Book Series Imago Figurata. Studies and Editions, vol. 4

Mundus Emblematicus

Studies in Neo-Latin Emblem Books

Karl A.E. Enenkel, A.S.Q. Visser (eds)

  • Pages: 384 p.
  • Size:160 x 235 mm
  • Language(s):English
  • Publication Year:2003

  • ISBN: 978-2-503-51202-0
  • Hardback
  • Available
  • ISBN: 978-2-503-54597-4
  • E-book
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Invitamos a los lectores, en particular a los filólogos latinos, a que descubran todas las posibilidades que ofrece este atractivo y complejo mundo de emblemas neolatino.

Beatriz Antón, Revista de Estudios Latinos 3, 2003


The thirteen articles in this volume deal with the Neo-Latin emblem book after the birth of the genre with Andrea Alciato’s Emblematum libellus (1531). While the interest in emblematics has grown considerably during the last decades, the seminal Neo-Latin production has received relatively little attention. In Mundus Emblematicus an international team of experts in the field makes this part of the emblem tradition accessible to a broad scholarly audience. The articles cover a variety of emblem books published at the time, ranging from influential humanist collections (for instance those by Achille Bocchi, Hadrianus Junius, or Joachim Camerarius) to alchemist (Michael Maier) or religious emblems (such as the books of the Calvinist Théodere de Bèze, or the Jesuit Herman Hugo). In each paper subjects dealt with include the historical context of the work and its makers, the relation between word and image, the structure of the collection as a whole, and the emblematic game (intertextuality in word and image). Moreover, several articles explore the interaction between the emblem and connected literary phenomena, like the commonplace-book, the fable or the use of commentaries. All papers are in English and all examples from Latin texts are translated.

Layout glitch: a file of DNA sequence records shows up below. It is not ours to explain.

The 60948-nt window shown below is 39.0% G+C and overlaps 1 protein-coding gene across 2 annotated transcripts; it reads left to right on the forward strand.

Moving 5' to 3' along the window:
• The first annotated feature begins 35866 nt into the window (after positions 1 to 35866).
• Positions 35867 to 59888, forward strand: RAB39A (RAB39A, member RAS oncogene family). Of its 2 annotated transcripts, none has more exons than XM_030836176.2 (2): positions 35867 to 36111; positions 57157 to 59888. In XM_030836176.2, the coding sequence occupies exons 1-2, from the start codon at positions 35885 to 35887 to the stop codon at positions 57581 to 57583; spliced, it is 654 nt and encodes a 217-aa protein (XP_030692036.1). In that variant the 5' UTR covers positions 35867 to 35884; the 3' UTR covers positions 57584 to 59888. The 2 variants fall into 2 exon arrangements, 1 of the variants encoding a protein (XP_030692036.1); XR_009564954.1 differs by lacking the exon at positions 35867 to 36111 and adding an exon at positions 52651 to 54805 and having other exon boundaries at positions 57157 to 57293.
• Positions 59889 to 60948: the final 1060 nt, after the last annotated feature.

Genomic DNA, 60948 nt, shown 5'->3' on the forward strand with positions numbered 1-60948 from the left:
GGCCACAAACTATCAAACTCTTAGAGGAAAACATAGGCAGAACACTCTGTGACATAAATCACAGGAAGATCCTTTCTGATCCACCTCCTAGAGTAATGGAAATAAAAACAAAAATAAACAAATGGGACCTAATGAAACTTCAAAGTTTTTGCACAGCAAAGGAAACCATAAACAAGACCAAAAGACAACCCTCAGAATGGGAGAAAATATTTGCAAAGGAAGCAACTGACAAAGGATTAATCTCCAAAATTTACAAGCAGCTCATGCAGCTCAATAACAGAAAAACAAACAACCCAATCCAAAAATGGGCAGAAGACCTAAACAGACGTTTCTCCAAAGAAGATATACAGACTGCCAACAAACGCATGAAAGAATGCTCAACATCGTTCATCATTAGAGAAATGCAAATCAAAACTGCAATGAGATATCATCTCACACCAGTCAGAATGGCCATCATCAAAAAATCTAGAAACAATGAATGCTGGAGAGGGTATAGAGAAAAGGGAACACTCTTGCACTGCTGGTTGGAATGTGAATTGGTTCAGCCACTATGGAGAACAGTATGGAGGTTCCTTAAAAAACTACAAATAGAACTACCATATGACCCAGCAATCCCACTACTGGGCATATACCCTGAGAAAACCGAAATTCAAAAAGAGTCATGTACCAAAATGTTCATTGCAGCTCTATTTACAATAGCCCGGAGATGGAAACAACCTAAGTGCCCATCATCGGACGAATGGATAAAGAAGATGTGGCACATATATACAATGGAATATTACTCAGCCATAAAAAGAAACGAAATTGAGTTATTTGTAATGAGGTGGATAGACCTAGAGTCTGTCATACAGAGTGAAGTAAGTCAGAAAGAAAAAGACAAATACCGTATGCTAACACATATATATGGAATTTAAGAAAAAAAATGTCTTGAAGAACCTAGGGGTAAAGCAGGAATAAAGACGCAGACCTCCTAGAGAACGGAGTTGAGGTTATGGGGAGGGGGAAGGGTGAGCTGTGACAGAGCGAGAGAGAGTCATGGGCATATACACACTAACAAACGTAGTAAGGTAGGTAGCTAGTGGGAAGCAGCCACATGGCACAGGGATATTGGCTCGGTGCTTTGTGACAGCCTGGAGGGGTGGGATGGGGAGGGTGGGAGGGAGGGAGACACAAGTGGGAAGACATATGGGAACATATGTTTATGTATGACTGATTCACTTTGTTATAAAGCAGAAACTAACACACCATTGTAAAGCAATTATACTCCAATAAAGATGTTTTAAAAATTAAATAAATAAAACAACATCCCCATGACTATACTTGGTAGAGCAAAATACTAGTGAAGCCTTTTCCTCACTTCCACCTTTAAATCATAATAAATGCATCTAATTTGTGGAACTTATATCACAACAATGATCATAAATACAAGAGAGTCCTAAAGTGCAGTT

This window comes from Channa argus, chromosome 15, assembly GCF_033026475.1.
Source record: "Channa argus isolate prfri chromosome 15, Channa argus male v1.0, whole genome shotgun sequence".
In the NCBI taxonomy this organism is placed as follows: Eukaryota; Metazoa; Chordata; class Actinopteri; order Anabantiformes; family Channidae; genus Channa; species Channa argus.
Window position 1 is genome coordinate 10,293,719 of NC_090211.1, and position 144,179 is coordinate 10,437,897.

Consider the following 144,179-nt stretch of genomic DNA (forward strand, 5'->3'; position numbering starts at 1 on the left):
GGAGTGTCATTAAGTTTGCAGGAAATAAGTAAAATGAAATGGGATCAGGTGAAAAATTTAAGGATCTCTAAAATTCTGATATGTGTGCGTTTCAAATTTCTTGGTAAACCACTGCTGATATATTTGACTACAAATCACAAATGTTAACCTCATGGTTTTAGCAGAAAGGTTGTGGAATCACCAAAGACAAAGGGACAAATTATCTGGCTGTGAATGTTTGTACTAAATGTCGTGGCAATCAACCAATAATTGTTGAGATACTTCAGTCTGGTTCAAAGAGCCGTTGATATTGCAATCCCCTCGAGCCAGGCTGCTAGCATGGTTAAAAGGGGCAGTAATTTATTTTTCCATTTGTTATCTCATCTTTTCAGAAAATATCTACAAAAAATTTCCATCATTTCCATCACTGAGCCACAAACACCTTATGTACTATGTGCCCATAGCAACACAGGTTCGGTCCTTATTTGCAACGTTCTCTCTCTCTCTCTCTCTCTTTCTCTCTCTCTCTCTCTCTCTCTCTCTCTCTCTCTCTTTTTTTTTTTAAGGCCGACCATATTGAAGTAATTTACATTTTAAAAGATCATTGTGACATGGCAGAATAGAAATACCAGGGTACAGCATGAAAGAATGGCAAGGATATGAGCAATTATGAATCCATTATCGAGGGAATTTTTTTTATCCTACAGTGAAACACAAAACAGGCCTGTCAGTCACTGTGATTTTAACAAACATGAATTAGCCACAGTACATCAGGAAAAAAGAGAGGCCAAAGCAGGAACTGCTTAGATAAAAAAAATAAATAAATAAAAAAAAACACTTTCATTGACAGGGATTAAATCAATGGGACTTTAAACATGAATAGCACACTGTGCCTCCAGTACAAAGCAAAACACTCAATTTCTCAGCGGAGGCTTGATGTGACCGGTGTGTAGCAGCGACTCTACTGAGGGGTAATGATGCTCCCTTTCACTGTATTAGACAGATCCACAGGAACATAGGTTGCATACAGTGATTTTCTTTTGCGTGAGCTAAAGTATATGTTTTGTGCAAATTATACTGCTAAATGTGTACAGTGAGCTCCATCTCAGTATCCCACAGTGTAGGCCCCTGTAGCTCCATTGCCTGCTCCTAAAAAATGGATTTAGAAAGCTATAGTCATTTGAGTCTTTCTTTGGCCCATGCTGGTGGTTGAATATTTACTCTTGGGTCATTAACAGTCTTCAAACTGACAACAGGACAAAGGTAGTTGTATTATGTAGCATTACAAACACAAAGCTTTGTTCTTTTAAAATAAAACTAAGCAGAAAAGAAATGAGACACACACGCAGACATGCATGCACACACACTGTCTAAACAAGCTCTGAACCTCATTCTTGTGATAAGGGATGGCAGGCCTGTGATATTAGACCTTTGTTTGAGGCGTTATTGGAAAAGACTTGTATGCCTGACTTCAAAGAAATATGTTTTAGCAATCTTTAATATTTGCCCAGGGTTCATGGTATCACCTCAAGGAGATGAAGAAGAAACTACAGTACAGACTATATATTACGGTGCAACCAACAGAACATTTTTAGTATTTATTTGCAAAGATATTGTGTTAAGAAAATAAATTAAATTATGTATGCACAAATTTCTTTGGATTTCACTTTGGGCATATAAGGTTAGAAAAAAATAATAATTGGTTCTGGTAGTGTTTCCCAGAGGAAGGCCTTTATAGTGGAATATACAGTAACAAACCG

Together, these articles show the variety within the Neo-Latin emblem production, thus challenging traditional approaches of the emblem. As such Mundus Emblematicus contributes towards a more comprehensive view of the forms and functions of the genre as a whole.


Karl Enenkel and Arnoud Visser, Introduction

A. Moss, Emblems into Commonplaces: The Anthologies of Josephus Langius
D. S. Russell, Claude Mignault, Erasmus and  Simon Bouquet: The Function of the Commentaries on Alciato’s Emblems
C. L. Heesakkers, Hadriani Iunii Medici Emblemata (1565)
A. Adams, The Emblemata of Théodore de Bèze (1580)
A. Rolet, Achille Bocchi’s Symbolicae Quaestiones
E. Klecker and S. Schreiner, How to Gild Emblems. From Mathias Holtzwart’s Emblematum Tyrocinia to Nicolaus Reusner’s Aureola Emblemata
P. J. Smith, Arnold Freitag’s Mythologia Ethica (1579) and the Tradition of the Emblematic Fable
J. Papy, Joachim Camerarius’s Symbolorum et  Emblematum Centuriae Quatuor: From Natural Sciences to Moral Contemplation
L. Konečný and J. Olšovský, The Seven Liberal Arts into Emblems, in Olomouc, 1597
I. Veldman and C. Klein, The Painter and the Poet: The Nucleus Emblematum by De Passe and Rollenhagen
G. E. Szőnyi, Occult Semiotics and Iconology: Michael Maier’s Alchemical Emblems
T. Van Houdt, Hieremias Drexel’s Emblem Book Orbis Phaëthon (1629): Moral Message and Strategies of Persuasion
G. R. Dimler,  Herman Hugo’s Pia Desideria.